A Sleeping Giant: The Orlando Magic




This past off-season might have been arguably the most tumultuous one in NBA history given the players that switched teams during free agency. The biggest winners during this past summer have been (in no specific order) the Miami Heat, the Chicago Bulls, The Boston Celtics and the Los Angeles Lakers. These four teams acquired players that could potentially help them get to the NBA Finals and win it. Let’s have a quick breakdown of the acquisitions.
 
Los Angeles Lakers
Matt Barnes
Steve Blake
Theo Ratliff

Boston Celtics
Jermaine O’neal
Shaquilel O’Neal
Von Wafer
Delotne West

Miami Heat
Chris Bosh
Eddie House
Juwan Howard
Zydrunas Ilgauskas
LeBron James
Mike Miller

Chicago Bulls
Carlos Boozer
Kyle Korver
Kurt Thomas
CJ Watson

Just in case your memory is a bit faulty, the Lakers and Celtics played each other head to head in last season’s Finals and yet managed to get better. Needless to say, the road to the NBA Finals should be an interesting one but it does raise an intriguing question: have the Orlando Magic been paying attention? Review the teams listed above, three of them are in the Eastern Conference. Given the fact that Orlando has championship aspirations and that their team was eliminated by Boston in the Eastern Conference Finals, don’t they clearly need to upgrade their roster?

This is not to say that the Magic are now a middle of the pack team; but rather that the best line up they trotted out last season was not good enough to win a title. An overhaul isn’t necessary but the team needs to make two important acquisitions. Let’s have a look at them.

1. Acquisition #1: A defensive stopper
If Orlando is going to win an NBA championship, they will at some point have the beat two or three of the teams listed above. As a result, it’s imperative they have someone on the roster to guard the likes of Kobe Bryant, Ray Allen, Paul Pierce, LeBron James, Dwyane Wade and Derrick Rose. Magic fans will quickly come to the defense of Mickael Pietrus and say that with Matt Barnes gone he should be able to rise to the challenge. The truth is that Pietrus (same goes for Quentin Richardson by the way) is a decent defender, however, he is not the pest that Matt Barnes was last year. Barnes understood how to get inside his opponents heads and get them out of their games.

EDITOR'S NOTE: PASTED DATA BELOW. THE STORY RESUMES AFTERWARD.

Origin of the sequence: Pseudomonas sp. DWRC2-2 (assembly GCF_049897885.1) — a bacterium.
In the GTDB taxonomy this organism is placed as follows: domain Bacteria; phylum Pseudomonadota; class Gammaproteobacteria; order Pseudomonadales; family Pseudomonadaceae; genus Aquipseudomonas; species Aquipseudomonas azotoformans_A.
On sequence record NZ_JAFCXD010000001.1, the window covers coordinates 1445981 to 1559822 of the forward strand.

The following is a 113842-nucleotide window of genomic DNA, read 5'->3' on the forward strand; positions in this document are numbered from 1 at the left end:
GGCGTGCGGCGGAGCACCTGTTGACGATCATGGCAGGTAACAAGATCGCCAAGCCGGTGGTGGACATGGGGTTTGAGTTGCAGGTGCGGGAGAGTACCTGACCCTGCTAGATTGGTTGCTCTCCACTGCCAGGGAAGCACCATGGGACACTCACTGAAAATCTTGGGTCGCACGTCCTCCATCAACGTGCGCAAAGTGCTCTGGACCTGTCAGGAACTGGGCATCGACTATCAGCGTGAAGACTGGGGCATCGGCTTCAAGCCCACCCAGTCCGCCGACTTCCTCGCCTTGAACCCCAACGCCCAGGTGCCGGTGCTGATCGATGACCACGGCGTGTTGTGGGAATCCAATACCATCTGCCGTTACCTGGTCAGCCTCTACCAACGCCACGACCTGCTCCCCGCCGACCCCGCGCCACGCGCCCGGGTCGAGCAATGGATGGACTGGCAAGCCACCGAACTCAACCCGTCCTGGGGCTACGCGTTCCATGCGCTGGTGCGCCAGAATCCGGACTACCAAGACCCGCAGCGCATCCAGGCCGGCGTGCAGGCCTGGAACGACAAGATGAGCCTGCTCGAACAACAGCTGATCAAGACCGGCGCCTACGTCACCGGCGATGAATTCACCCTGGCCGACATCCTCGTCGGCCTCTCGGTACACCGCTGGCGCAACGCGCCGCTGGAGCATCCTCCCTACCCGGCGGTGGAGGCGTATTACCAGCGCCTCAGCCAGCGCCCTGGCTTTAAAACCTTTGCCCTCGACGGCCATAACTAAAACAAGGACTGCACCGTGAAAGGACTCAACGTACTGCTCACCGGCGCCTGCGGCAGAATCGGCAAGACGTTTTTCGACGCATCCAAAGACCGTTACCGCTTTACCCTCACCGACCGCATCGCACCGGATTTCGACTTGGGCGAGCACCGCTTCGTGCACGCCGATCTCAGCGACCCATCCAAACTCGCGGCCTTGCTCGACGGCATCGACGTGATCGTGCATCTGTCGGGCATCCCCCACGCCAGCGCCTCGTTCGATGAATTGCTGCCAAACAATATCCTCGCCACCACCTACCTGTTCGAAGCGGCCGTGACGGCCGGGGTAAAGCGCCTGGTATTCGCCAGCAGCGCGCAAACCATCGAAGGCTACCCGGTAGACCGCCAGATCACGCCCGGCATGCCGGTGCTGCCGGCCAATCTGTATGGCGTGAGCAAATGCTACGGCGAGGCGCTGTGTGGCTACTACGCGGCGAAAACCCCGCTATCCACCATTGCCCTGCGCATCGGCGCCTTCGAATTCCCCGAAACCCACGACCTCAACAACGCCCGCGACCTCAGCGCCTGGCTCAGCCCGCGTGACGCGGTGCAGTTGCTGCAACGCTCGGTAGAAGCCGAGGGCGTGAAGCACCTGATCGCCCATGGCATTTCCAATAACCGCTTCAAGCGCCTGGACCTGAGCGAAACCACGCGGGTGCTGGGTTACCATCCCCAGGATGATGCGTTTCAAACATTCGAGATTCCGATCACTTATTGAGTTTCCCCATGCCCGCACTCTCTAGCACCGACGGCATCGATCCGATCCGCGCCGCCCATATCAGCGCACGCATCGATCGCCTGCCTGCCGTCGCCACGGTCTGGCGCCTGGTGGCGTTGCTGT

Keep in mind though, given the fact that the Magic are a team that spreads the court with shooters to allow Dwight Howard to operate; it’s of utmost importance to get a defensive player that is also capable of making open shots. So who are these would be stoppers? I have two in mind.

a. Tayshaun Prince
He’s 6’9 and became known as a stopper for doing a great job on Allen Iverson (in 2002 playoffs) and Kobe Bryant (in 2004 Finals) in the playoffs; just two of the most prolific scorers in NBA history. He would be able to play four positions for the Magic (on offense and defense) and keep defenses honest from deep where he shot 37.0% from three point range last year (also a career 37.0% 3PT FG shooter). Prince will make $11.1 million this coming season and the Pistons do not seem interested in giving him an extension; therefore a package of Marcin Gortat ($6.3 million) and Chris Duhon ($3.3 million) might just be enough to pry him away from Detroit.

b. James Posey
If the Pistons decide to hold out for a better offer, Orlando can always look at James Posey. He can guard multiple positions, has been part of two championship teams (2006 Heat and 2008 Celtics) and is a good shooter (shot 33.5% from deep last year but is a 35.1% three point shooter for his career; not great but not bad either). Since Posey makes $6.5 million, he could be traded for Marcin Gortat or possibly a package featuring Brandon Bass.